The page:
Everyday Courage Rarely Goes Viral

I’m not sure how many times I watched the 35-second video segment of Alex Honnold, the world-famous rock climber, scale the 3,000-foot face of El Capitan without a rope in under four hours. I pressed the replay button over and over again, and even watched the same commercial without much irritation.

Photo by Jimmy Chin

It was the day after this historic and most dangerous feat of June 3, 2017, when I, along with the rest of the world, wondered what would compel a person to take such a risk? And what level of courage would be required to step out of his comfort zone to do it?

I had visited Yosemite National Park last summer, and we stopped on the roadside at the base of El Capitan to get a real perspective of this magnificent peak. I remembered having read somewhere that it was a considered something of a rite of passage for the most elite of the rock-climbing world, but I did not even consider that anyone would actually attempt to climb it without a rope.

When I think about courage and bravery, the image of a tightrope walker balancing on a line between two skyscrapers pops into my head. Or maybe it’s a firefighter dashing into a burning building to save an elderly woman that fills my mind’s screen. I’ve watched enough YouTube videos of extreme sports—surfers, sky-divers, flying-suit flyers, and parkour jumpers—to understand that some portion of the human race runs on high-octane adrenaline, and risk-taking feats are second nature to them.

But courage has another face that is more subtle and looks much less dramatic. The situations we might face requiring courage are more often everyday interactions; from the outside, they appear as harmless, low-risk exchanges. In reality, however, they can raise our levels of anxiety and adrenaline as high as if we were anticipating stepping off the bridge for our first bungee jump.

To give you an example, I recently asked a group of employees I was working with to rank some of the following workplace and personal situations in terms of their perceived level of risk, from high to low:

  • Ask for feedback on your performance

  • End a long-term relationship  

  • Make a time-critical decision without all the information

  • Take responsibility for a mistake

  • Represent your boss at an important meeting

  • Tell a colleague he/she smells bad

  • Make a presentation to executives

  • Meet someone new and make small talk

  • Confront your boss about cheating on his vacation time entry

I was surprised by some of their answers, but not surprised by the variance between individuals. For people with high levels of social anxiety, meeting someone new and making small talk requires as much courage as making a presentation to executives does for others. Some said they would have no problem calling their boss out on his misbehavior, but would die before telling a colleague that he or she smells bad.

Courage is always necessary for us to step out of our comfort zones, and our everyday work and social situations require everyday courage. Everyday courage is the kind we have to draw up in the moment, when a situation presents itself with potential for conflict, rejection, loss, or moral compromise. These situations may not in reality be as life-threatening as scaling El Capitan without a rope, but in the moment can feel just as intimidating. Speaking up, voicing concerns, disagreeing with a directive, setting limits, challenging the status quo, applying for a new position, doing “the right thing”, or taking a leap of faith with a new idea—these all require everyday courage. Everyday courage doesn’t get captured on video or go viral most of the time. It’s just what keeps moving us forward toward what we really want.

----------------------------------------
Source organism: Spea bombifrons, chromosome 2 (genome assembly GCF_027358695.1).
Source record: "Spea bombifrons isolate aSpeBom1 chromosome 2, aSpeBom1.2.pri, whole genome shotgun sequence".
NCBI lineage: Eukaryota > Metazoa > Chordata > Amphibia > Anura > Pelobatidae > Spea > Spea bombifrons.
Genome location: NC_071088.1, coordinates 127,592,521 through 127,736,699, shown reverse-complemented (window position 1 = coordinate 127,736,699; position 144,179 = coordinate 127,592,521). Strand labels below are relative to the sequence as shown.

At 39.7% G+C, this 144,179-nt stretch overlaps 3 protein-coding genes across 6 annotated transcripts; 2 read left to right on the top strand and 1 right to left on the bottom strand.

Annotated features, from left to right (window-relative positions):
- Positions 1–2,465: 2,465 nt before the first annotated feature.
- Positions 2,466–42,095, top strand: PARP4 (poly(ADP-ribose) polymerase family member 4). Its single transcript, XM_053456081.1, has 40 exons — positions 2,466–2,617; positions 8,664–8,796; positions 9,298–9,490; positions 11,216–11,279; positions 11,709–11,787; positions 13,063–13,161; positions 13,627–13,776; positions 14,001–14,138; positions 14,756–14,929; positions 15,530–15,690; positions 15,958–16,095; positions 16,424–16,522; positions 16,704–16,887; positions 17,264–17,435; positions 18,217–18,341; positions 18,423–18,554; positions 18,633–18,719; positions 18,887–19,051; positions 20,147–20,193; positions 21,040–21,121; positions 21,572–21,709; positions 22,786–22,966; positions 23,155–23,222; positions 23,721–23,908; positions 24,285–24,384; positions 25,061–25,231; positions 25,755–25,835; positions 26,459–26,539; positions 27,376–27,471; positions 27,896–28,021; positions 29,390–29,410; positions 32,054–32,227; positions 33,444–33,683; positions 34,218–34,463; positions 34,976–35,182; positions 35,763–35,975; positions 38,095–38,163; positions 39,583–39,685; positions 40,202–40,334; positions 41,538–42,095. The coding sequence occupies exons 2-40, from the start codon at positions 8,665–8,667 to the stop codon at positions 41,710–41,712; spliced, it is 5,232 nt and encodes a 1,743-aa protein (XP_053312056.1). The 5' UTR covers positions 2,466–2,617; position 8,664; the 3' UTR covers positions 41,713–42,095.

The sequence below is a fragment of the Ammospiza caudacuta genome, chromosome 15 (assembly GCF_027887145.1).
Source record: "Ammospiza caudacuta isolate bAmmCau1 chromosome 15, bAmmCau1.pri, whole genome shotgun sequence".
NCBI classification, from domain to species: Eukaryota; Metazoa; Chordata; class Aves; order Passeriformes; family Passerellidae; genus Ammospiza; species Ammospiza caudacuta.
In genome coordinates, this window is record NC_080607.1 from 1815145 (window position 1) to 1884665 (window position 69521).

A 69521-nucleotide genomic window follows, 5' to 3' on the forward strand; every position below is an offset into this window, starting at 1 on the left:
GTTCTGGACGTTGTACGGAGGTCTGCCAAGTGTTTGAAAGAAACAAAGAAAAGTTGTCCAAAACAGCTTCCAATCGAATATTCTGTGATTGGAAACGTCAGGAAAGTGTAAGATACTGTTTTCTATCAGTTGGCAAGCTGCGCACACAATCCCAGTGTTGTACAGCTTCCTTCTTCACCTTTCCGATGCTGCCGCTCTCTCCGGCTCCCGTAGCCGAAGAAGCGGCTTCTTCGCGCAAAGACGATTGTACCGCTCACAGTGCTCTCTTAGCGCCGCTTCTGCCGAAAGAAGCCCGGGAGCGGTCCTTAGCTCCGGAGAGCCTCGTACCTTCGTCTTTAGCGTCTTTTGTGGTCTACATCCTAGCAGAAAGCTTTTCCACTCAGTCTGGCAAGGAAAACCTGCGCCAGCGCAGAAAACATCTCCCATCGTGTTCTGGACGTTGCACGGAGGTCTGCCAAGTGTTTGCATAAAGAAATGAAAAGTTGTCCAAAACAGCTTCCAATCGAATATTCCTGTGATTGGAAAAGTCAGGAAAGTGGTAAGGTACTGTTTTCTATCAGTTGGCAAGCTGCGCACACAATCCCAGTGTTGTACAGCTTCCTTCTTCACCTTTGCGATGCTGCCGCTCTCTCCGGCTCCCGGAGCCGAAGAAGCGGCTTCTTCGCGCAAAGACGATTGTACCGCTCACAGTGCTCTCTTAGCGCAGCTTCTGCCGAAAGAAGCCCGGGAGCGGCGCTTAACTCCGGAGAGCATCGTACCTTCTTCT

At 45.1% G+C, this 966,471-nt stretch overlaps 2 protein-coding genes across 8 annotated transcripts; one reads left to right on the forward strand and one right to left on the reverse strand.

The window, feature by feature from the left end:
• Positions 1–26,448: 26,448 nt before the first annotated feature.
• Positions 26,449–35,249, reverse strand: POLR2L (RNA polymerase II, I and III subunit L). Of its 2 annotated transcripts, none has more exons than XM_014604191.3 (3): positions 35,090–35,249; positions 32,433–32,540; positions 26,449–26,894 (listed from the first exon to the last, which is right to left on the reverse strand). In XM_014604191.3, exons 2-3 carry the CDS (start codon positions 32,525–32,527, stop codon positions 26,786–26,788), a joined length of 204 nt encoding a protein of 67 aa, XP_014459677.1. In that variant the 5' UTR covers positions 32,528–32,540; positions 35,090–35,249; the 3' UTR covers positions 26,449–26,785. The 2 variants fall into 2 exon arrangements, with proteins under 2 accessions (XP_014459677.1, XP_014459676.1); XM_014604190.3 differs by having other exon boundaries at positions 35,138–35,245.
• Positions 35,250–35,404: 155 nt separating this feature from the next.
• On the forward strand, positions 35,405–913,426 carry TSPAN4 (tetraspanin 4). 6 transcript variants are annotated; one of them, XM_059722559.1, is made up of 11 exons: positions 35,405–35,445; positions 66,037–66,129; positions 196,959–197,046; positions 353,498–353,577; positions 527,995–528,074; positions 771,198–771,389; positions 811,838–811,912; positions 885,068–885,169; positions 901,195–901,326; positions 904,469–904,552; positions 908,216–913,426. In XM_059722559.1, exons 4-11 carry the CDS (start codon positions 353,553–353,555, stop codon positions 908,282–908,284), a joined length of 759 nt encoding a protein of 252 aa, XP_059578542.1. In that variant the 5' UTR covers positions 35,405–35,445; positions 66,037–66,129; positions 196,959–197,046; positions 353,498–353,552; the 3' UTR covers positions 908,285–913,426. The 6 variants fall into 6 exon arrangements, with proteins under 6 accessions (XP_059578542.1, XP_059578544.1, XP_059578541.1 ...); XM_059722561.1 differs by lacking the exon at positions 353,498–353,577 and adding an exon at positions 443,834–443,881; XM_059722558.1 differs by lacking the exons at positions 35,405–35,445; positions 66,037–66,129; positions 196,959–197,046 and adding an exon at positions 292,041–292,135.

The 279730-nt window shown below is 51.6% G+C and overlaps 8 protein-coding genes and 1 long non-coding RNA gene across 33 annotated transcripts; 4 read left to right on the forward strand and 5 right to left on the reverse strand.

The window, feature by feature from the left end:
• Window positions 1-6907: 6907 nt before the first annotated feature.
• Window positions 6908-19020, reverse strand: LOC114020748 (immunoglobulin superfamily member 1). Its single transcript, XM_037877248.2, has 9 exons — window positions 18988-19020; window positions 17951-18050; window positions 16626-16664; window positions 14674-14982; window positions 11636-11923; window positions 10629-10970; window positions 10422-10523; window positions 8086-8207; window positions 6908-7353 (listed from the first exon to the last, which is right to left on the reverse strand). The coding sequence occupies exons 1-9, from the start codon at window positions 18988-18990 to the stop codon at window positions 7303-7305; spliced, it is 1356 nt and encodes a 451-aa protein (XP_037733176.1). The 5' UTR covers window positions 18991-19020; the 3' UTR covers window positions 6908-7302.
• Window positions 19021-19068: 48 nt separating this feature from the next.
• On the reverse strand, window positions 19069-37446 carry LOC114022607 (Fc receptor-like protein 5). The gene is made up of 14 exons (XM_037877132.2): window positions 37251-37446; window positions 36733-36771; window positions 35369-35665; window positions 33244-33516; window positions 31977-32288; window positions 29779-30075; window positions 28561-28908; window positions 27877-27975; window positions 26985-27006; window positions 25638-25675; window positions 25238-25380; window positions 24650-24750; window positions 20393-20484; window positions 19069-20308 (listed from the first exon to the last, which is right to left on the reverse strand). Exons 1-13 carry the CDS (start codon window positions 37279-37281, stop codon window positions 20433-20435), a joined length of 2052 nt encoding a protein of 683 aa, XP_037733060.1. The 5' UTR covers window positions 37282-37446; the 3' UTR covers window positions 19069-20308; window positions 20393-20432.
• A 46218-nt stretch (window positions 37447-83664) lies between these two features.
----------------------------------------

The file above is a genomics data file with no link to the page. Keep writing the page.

“Everyday courage has few witnesses. But yours is no less noble because no drum beats for you and no crowds shout your name.”  -Robert Louis Stephensen


Next month, our theme is “Courage”, because we are learning, as women, that courage is the main ingredient of authenticity. Our Aluminaria feature will the story a woman who has taken many leaps of faith with her everyday courage, and whose resilience continues to shine through in spite of devastating loss and hardship. Look for our July features on the second Wednesday of each month. Better yet, subscribe to receive stories and updates right in your inbox. For our July Spotlights, we’ll ask the questions:


“What is holding you back, and where are you considering taking a leap of faith?”


We hope you’ll share your responses to our questions each month (on FaceBook, Instragram, or by submitting it here on the blog), but especially now, starting this month. It might require just a little bit of your everyday courage, but don’t worry. We’re here with the safety net.


Best wishes,



“Courage, the original definition of courage, when it first came into the English language — it’s from the Latin word cor, meaning heart — and the original definition was to tell the story of who you are with your whole heart.” -Brené Brown